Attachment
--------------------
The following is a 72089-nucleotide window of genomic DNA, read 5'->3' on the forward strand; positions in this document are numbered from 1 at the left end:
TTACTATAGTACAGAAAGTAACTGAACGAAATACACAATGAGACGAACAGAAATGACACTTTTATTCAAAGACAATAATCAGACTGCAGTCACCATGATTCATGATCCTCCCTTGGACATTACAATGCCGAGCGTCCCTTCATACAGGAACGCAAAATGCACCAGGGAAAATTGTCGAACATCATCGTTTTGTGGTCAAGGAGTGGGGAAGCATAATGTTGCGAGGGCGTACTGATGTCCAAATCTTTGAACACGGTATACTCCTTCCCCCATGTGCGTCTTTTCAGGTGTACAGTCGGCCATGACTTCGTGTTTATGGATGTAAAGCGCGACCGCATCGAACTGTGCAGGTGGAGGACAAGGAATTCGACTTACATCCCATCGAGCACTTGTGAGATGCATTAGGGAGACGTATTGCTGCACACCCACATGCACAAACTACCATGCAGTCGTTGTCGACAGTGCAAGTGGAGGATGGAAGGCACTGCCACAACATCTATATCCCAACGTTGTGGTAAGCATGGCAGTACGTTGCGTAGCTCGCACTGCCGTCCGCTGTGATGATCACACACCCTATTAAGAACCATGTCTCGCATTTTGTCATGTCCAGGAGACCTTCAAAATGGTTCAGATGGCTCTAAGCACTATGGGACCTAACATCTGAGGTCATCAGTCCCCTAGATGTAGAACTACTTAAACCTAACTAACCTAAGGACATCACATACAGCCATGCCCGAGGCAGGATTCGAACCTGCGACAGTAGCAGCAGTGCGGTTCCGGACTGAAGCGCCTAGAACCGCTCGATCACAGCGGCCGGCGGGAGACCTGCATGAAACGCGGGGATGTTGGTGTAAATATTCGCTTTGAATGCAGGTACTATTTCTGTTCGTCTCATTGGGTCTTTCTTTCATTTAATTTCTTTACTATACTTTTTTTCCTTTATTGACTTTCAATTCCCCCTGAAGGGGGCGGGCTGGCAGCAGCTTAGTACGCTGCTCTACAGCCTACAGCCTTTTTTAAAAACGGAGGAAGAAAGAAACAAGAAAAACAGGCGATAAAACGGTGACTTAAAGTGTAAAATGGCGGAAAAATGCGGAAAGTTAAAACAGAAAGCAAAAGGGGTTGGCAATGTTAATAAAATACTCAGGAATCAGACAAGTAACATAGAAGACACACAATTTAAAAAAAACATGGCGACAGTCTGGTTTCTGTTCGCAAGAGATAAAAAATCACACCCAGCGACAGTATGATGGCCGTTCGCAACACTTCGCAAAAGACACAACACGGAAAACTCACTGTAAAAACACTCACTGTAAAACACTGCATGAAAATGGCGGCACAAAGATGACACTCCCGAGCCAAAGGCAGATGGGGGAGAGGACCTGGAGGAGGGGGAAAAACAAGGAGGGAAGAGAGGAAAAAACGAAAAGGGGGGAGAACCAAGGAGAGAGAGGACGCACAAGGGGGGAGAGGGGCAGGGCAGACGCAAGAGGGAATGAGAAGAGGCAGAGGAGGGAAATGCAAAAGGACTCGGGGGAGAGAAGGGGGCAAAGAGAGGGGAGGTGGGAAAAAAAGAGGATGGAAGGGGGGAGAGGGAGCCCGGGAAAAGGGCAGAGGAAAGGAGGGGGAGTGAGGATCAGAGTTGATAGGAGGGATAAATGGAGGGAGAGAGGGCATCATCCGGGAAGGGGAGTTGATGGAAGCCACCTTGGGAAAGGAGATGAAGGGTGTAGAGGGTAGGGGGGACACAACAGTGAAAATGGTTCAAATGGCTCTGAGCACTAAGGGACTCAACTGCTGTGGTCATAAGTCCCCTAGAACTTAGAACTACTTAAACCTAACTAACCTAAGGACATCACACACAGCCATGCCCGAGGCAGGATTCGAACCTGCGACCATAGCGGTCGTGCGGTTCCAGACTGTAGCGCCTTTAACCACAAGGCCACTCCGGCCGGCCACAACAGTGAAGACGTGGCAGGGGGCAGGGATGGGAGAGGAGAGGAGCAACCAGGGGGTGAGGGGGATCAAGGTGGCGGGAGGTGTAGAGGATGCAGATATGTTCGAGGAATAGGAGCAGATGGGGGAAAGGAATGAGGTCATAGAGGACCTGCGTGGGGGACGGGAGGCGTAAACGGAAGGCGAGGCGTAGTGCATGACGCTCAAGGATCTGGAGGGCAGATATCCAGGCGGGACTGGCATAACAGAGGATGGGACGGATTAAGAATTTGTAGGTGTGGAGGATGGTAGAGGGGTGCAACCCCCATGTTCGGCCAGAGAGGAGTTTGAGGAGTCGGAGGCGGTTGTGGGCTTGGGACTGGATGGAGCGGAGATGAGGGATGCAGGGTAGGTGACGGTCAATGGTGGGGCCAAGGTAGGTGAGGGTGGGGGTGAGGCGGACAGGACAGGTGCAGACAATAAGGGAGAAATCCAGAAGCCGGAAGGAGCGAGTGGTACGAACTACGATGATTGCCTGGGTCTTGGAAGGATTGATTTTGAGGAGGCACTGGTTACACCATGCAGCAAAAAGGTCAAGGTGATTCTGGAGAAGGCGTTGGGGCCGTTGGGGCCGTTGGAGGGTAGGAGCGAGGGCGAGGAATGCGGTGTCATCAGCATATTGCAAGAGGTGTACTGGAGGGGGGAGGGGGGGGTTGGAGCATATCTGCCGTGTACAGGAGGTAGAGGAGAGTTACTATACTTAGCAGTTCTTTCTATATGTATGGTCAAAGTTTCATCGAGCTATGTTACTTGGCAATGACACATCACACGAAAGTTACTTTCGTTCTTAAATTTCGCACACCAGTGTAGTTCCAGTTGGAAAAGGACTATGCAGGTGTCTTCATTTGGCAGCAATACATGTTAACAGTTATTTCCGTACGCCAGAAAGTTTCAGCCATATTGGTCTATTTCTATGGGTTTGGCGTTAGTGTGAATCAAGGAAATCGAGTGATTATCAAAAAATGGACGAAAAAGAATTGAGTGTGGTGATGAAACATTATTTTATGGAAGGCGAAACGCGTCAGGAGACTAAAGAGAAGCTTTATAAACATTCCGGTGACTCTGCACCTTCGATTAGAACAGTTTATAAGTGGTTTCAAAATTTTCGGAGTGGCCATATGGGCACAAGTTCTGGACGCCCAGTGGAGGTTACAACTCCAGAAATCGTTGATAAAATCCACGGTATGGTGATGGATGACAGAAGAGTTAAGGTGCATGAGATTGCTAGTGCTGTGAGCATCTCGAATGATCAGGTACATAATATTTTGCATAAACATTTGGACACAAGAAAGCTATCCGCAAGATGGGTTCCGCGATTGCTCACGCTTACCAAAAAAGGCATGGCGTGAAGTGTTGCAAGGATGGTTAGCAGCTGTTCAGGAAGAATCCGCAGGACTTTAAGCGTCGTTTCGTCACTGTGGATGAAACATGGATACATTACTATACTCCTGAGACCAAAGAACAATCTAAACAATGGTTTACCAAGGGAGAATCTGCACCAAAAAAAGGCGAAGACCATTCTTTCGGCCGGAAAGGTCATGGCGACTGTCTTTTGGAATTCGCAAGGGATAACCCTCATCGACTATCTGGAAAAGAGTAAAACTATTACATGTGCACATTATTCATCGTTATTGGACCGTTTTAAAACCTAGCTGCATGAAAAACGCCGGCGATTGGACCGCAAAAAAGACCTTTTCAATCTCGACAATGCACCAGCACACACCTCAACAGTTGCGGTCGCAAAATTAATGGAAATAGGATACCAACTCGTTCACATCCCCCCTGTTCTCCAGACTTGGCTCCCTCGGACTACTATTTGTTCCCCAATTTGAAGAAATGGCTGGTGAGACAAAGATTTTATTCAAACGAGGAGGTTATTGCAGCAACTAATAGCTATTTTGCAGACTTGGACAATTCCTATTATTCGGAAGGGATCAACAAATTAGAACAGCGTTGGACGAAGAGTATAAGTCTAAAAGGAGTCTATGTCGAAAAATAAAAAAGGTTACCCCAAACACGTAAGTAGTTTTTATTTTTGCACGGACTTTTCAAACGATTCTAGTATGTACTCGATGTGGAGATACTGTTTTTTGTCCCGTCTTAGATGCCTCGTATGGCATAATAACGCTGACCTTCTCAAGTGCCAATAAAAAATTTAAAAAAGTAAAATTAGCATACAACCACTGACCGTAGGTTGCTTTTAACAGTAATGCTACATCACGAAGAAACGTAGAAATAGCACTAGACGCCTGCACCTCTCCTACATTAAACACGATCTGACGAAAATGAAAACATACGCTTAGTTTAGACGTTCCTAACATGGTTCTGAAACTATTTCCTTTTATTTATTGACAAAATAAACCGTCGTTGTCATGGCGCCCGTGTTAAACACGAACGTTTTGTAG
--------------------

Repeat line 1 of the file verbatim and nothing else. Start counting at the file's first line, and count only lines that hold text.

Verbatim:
The following is a 72089-nucleotide window of genomic DNA, read 5'->3' on the forward strand; positions in this document are numbered from 1 at the left end: